Obama to visit Israel and the West Bank
MARK WEISS in Jerusalem
US PRESIDENT Barack Obama plans to visit Jerusalem and Ramallah in the coming year to press Israel and the Palestinians to make painful concessions in order to clinch a historic Middle East peace agreement in 2011.
The president, who set Middle East peace as one of his top foreign policy goals, will oversee the relaunch of direct peace talks between the sides next week in Washington. In order to achieve the ambitious target date set for a comprehensive peace agreement within a year, leading to the establishment of an independent Palestinian state, the president plans to take a hands-on approach.
He will make his first visit as president to Israel and the West Bank to shore up support for the deal.
Israel’s top-selling newspaper Yediot Aharonot reported yesterday that although Washington is pushing for a comprehensive peace deal within 12 months, implementation will be spread out over a 10-year period.
Based on leaked White House protocols of a conference call held this week between senior administration officials and American Jewish leaders, Yediot Aharonot reported that Washington wants the intensive talks to cover all the core issues, such as borders, refugees and Jerusalem.
In parallel, the two leaders, Israeli prime minister Binyamin Netanyahu and Palestinian president Mahmoud Abbas, will meet regularly to iron out differences.
Such a strategy ties in with the thinking of Mr Netanyahu who has proposed face-to-face talks with the Palestinian president every fortnight. “Real negotiations in the Middle East are only direct, quiet and continuous talks between the leaders on the fundamental issues,” he said on Thursday. “This is why I offered to hold the talks in this format.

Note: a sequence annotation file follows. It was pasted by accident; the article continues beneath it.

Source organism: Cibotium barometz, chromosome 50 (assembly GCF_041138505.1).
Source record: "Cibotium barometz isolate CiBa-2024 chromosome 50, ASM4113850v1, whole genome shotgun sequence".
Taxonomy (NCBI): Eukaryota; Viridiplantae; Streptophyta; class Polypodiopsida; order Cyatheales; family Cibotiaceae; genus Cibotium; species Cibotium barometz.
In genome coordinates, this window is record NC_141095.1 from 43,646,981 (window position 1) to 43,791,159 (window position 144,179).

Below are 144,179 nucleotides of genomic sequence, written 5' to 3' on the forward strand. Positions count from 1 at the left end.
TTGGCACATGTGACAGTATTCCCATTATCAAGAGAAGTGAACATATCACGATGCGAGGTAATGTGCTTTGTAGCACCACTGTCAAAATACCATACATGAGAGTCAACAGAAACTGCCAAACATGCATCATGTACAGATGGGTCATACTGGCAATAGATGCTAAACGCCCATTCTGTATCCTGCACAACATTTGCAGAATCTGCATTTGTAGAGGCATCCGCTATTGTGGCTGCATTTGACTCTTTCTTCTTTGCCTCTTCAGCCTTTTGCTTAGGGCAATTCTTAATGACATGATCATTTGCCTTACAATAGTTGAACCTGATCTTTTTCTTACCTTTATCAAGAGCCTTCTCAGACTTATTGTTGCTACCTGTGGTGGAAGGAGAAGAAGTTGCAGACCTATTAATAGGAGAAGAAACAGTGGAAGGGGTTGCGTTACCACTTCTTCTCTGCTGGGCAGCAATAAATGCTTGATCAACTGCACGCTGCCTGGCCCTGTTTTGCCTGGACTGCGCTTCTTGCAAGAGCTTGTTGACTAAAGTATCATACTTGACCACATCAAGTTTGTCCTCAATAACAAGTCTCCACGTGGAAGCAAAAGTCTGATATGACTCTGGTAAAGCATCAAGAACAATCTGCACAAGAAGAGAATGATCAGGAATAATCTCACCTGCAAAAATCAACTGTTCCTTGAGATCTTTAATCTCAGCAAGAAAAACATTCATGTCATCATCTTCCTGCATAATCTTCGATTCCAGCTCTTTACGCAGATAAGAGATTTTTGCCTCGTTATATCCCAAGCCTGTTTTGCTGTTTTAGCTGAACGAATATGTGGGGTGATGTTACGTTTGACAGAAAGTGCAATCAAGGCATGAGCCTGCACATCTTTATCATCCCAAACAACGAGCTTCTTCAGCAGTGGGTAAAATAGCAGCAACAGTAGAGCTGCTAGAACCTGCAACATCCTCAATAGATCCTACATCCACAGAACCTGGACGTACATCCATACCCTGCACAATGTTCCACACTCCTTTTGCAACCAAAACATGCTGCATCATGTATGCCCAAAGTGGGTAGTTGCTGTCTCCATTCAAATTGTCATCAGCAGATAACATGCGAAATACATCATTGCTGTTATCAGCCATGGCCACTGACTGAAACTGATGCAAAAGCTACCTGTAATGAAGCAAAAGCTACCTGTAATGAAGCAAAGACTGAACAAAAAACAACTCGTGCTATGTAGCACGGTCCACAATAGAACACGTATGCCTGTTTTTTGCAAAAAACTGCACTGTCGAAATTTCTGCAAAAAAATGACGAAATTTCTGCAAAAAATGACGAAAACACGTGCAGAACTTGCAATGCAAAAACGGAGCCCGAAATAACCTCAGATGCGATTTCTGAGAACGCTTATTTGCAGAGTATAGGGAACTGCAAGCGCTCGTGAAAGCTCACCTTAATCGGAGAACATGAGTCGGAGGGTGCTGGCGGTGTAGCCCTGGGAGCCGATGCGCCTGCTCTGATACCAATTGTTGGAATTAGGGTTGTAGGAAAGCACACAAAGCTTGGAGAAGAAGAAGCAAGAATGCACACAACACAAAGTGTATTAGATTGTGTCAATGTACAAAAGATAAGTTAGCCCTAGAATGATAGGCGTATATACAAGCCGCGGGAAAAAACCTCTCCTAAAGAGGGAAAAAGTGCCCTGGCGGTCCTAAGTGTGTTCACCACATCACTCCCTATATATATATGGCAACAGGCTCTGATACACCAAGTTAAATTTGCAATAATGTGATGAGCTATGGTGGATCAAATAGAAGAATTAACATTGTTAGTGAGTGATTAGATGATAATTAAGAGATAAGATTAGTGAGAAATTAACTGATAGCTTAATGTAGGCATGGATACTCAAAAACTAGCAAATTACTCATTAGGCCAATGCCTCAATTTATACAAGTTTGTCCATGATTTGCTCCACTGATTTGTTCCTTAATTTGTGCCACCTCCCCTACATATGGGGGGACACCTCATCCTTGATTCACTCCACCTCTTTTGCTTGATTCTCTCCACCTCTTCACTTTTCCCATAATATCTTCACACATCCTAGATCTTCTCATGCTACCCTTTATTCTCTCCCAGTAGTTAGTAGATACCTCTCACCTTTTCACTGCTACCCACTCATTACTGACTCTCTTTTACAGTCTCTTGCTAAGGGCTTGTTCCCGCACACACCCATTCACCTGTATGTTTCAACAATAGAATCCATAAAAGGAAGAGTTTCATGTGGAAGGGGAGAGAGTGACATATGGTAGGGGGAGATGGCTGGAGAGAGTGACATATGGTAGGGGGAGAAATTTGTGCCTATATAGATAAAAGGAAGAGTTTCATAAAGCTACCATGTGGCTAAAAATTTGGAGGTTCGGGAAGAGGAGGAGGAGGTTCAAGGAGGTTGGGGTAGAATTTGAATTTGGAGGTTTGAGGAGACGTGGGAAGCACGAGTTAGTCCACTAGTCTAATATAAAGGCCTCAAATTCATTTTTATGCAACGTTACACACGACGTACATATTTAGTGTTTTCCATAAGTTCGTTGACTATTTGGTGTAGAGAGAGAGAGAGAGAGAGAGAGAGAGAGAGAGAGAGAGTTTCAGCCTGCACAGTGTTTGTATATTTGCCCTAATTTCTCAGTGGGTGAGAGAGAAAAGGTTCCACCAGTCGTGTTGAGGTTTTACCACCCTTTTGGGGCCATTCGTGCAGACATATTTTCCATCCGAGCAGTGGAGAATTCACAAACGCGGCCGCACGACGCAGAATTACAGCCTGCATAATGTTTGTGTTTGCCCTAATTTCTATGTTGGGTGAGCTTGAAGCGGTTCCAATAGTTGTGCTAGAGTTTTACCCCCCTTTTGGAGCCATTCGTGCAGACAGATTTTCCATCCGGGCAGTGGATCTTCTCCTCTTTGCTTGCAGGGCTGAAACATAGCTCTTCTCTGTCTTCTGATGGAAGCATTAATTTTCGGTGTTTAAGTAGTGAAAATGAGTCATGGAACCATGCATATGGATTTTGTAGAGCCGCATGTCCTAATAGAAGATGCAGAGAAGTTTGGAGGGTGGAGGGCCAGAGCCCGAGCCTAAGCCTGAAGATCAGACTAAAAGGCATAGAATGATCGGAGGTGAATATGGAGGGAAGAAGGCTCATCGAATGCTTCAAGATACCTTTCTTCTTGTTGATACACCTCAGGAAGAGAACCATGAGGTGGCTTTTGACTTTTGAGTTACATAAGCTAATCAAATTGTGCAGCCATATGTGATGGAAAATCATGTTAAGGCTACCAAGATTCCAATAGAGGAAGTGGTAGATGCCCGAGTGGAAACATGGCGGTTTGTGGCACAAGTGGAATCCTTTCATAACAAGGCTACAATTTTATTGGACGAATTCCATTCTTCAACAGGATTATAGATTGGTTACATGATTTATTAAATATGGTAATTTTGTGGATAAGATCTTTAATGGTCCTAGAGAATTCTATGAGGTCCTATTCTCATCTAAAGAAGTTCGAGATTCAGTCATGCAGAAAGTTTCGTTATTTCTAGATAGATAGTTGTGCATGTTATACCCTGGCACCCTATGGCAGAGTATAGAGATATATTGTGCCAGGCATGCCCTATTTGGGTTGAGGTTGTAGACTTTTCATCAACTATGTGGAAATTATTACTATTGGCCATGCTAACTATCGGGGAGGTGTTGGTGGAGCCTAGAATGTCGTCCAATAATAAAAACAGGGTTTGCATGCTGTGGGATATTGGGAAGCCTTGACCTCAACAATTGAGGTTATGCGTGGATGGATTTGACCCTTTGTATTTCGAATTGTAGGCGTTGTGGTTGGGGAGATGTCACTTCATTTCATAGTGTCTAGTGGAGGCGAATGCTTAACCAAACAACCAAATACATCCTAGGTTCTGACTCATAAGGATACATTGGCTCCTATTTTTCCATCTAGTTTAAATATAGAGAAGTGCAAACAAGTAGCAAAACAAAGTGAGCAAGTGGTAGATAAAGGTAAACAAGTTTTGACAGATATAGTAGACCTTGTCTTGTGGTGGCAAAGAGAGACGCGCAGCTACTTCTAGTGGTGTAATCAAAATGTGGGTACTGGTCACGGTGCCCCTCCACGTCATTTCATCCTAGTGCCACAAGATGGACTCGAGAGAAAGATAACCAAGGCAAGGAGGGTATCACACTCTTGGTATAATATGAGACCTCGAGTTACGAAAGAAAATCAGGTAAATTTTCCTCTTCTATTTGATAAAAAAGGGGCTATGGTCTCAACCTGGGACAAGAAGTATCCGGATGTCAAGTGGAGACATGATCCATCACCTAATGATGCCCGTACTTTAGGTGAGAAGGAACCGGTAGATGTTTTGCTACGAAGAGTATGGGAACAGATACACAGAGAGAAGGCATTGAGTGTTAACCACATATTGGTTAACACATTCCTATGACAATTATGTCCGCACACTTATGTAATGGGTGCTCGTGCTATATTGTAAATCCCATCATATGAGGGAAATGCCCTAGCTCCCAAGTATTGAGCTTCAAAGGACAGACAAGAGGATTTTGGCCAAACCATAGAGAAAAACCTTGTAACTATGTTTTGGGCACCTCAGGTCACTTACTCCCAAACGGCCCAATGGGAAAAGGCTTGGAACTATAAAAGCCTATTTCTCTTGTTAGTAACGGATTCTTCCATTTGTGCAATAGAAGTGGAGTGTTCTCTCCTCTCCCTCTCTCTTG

Washington will introduce its own bridging proposals if the sides reach a deadlock in the talks.
US pressure will also be exerted on friendly Arab states to move towards normalisation with Israel.
Israeli and US officials are still consulting over how to breach the first major hurdle expected in the talks – the end of Israel’s 10-month West Bank settlement freeze on September 26th.
Palestinian officials have already made it clear that they cannot negotiate if Israel resumes building in the West Bank and east Jerusalem.
A number of Israeli ministers have spoken out in favour of resuming construction. Dan Meridor, from the prime minister’s ruling Likud party, proposed a formula whereby construction would resume, but only in the large settlement blocs which would be likely to remain under Israeli control as part of a land swap agreement with the Palestinians.
Mr Netanyahu has said in the past that the moratorium will end after the 10-month period. However, in recent weeks, his spokesmen have said that the issue of settlements is one that would be discussed during the negotiations.
Yesterday the Hamas leader in Gaza, Ismail Haniyeh, termed the peace talks “the latest in a string of Israeli crimes” against the Palestinian people. He said the negotiations were illegitimate and the result of coercion from Washington.